The retailer now knows to stock more of that product to meet local demand, demonstrating the value of real-time customer data.

Grocery retailers in the UK are trialling scan, pay and go smartphone apps which allow customers to pay while shopping in the aisles.

While Tesco and Co-op are experimenting internally with the technology, Sainsbury’s has launched a pilot for checkout-free shopping in its convenience store in Clapham, London.

Next tech

Tech start-up DeepMagic is working on its own mixture of robotics and is implementing AI to use in unattended physical stores.

The Qick Kiosk is billed as an unmanned robotic pop-up store for use in apartment buildings, airports or hotel lobbies, the company says.

In a similar surveillance method to Amazon, AI is harnessed to recognise stock on shelves and tracks a customer’s moves with cameras. If the customer leaves the store with a product, then their credit card is automatically billed.

Walmart is also utilising in-store automation by trialling 50 shelf-scanning robots to track inventory as well as replenish stock.

Moby Mart is using technology that could transform the business model of a bricks-and-mortar retailer by launching mobile stores on wheels that are all unmanned.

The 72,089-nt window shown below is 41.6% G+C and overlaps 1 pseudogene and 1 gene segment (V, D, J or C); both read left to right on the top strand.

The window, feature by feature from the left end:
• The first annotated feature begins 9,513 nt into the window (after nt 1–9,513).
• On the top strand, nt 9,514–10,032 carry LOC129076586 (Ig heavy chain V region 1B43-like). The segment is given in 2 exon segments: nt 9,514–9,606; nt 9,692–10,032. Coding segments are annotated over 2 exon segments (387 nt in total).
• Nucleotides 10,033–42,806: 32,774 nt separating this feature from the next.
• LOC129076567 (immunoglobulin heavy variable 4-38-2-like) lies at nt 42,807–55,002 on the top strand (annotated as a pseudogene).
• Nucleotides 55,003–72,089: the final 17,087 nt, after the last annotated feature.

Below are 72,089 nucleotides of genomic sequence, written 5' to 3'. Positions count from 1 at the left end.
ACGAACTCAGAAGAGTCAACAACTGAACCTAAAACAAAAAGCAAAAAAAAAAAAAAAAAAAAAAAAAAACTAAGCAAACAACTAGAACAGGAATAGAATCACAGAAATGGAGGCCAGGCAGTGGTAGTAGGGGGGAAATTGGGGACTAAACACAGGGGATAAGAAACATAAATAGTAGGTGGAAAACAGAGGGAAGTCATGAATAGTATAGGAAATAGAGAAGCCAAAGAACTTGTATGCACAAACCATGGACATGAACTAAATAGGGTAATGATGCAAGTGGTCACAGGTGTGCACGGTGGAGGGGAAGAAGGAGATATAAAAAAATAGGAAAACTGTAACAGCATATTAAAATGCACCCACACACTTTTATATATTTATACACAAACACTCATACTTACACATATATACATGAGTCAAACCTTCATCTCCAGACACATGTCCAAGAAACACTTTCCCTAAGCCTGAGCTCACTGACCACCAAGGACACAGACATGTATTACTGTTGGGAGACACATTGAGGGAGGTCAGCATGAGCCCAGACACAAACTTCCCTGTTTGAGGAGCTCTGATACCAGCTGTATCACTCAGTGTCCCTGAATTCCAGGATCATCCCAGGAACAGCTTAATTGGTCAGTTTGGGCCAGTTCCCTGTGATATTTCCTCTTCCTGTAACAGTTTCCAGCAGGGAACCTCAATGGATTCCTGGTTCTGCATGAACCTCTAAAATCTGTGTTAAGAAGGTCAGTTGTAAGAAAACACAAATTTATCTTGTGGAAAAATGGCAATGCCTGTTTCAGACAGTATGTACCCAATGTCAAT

The brainchild of Swedish start-up Wheelys and China’s Hefei University of Technology, the so-called “robogrocery” offers fresh products for immediate consumption such as milk or ready-prepared lunches.

Customers using the Moby Mart vehicle scan items using their smartphone, which is connected to a bank account. The creator’s vision for Moby Mart is to bring “world-class retail to a million tiny villages around the world”.

  • The retail sector will create new job functions to meet demand for new skillsets
  • Staff move from transactional expertise to product knowledge and one-to-one service
  • Retailers should upskill teams to understand value and the application of new technology

In-store teams will be central to the digital transformation efforts of retailers as they reshape their shops to become more efficient and focused on customer experience.

This isn’t a far-flung future trend – it is already evidenced on our high streets through consumer technology and sports brands offering a service-oriented approach and non-transactional environment where the staff aren’t stuck behind a till point.

In fact, it might not just be the till points that are removed in future stores, but the majority of products too, putting a greater focus on service and experience.